The Basic Law was approved on 8 May 1949 in Bonn, and, with the signature of the occupying western Allies of World War II on 12 May, came into effect on 23 May. Its original field of application (German: Geltungsbereich) -- that is, the states that were initially included in the Federal Republic of Germany -- consisted of the three Western Allies' zones of occupation, but at the insistence of the Western Allies, formally excluded West Berlin. In 1990, the Two Plus Four Agreement between the two parts of Germany and all four Allied Powers stipulated the implementation of a number of amendments. In the subsequent Unification Treaty of 1990, this amended Basic Law was adopted as the constitution of a united Germany.
The German word Grundgesetz may be translated as either Basic Law or Fundamental Law (Grund- is cognate with the English word ground). The term Verfassung (constitution) was deliberately avoided as the drafters regarded the Grundgesetz as an interim arrangement for a provisional West German state, expecting that an eventual reunified Germany would adopt a proper constitution, enacted under the provisions of Article 146 of the Basic Law, which stipulates that such a constitution must be "freely adopted by the German people". Nevertheless, although the amended Basic Law would finally be approved in 1990 by all four Allied Powers (who thereby relinquished their continued reserved constitutional rights), it was never submitted to a popular vote, neither in 1949 nor in 1990.
The authors of the Basic Law sought to ensure that a potential dictator would never again be able to come to power in the country. Although some of the Basic Law is based on the Weimar Republic's constitution, the authors also elevated human rights and human dignity to core values protected by the Basic Law. The principles of democracy, republicanism, social responsibility, and federalism are key components of the Basic Law; the principles and fundamental rights underlying these articles are constitutionally entrenched and; although several of these articles have since been reworded, extended or refined, they are barred from being removed or repealed by the normal amendment process.
Fundamental rights (German: Grundrechte) are guaranteed in Germany by the Federal Constitution and in some state constitutions. In the Basic Law, most fundamental rights are guaranteed in the first section of the same name (Articles 1 to 19). They are subjective public rights with constitutional rank which bind all authorities of the state. In case of a violation of the fundamental rights and the legal protection to be granted by the courts fails, the Basic Law provides with the constitutional complaint an extraordinary appeal to the Federal Constitutional Court (Article 93 paragraphs 1 No. 4a Basic Law). These fundamental rights cannot be removed from the constitution, and no constitutional amendment may 'affect their essence'.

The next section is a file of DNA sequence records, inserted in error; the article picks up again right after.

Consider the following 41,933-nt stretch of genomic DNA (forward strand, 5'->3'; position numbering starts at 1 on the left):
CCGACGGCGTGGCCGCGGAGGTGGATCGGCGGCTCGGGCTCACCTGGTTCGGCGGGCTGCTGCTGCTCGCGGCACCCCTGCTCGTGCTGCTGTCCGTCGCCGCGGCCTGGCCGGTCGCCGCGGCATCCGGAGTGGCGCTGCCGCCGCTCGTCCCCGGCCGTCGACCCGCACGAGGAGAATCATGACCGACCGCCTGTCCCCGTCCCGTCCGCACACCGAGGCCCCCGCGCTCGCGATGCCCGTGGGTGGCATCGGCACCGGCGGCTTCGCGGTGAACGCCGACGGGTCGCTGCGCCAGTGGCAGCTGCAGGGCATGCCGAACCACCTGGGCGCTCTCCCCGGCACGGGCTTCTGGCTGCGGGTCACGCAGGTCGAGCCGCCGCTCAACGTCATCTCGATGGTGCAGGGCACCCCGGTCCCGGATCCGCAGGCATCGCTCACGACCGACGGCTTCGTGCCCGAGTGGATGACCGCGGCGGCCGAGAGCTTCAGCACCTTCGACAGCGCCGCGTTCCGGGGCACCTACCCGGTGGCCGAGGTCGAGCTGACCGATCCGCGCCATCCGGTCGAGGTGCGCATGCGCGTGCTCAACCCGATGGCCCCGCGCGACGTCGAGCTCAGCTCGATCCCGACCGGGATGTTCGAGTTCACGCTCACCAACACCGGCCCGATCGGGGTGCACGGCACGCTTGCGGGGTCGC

According to this regulation the Federal Constitutional Court can be called not only because of a violation of fundamental rights, but also by violation "of the rights set out in Article 20 paragraph 4 and Articles 33, 38, 101, 103 and 104". Hence, these rights are called the rights identical to fundamental rights.
As with the Weimar Constitution before it, the 1949 Basic Law was explicitly irredentist; maintaining that there remained separated parts of 'Germany as a whole' in the form of German peoples living outside the territory under the control of the Federal Republic of 1949, with whom the Federal Republic was constitutionally bound to pursue reunification; and in respect of whom mechanisms were provided by which such other parts of Germany might subsequently declare their accession to the Basic Law. Since initially the Basic Law did not apply for all of Germany, its legal provisions were only valid in its field of application (German: Geltungsbereich des Grundgesetzes für die Bundesrepublik Deutschland). This legal term was frequently used in West German legislation when West German laws did not apply to the entirety of Germany, as was usually the case.
Article 23 of the Basic Law provided other de jure German states, initially not included in the field of application of the Basic Law, with the right to declare their accession (Beitritt) at a later date. Therefore, although the Basic Law was considered provisional, it allowed more parts of Germany to join its field of application. On one side, it gave the Federal Republic of Germany - composed as it was in 1949 - no right to negotiate, reject or deny another German state's declaration of its accession to the FRG, subject to the FRG's recognising that state de jure and being satisfied that the declaration of accession resulted from the free self-determination of its people; while on the other side an acceding state would have to accept the Basic Law and all laws so far legislated under the institutions of the FRG as they were. As the Federal Republic could not itself declare the accession of another part of Germany under Article 23, this provision could not be applied as an instrument of annexation; nor could accession under Article 23 be achieved by international treaty with third party states, although the Federal Constitutional Court recognised that a future declared accession could be framed de facto as a compact between the Federal Republic and the acceding state. It remained unclear whether accession under Article 23 could be achieved by a part of Germany whose government was not recognised de jure by the Federal Republic, and if so how; but in practice this situation did not arise. Article 23, altered after 1990, originally read as follows: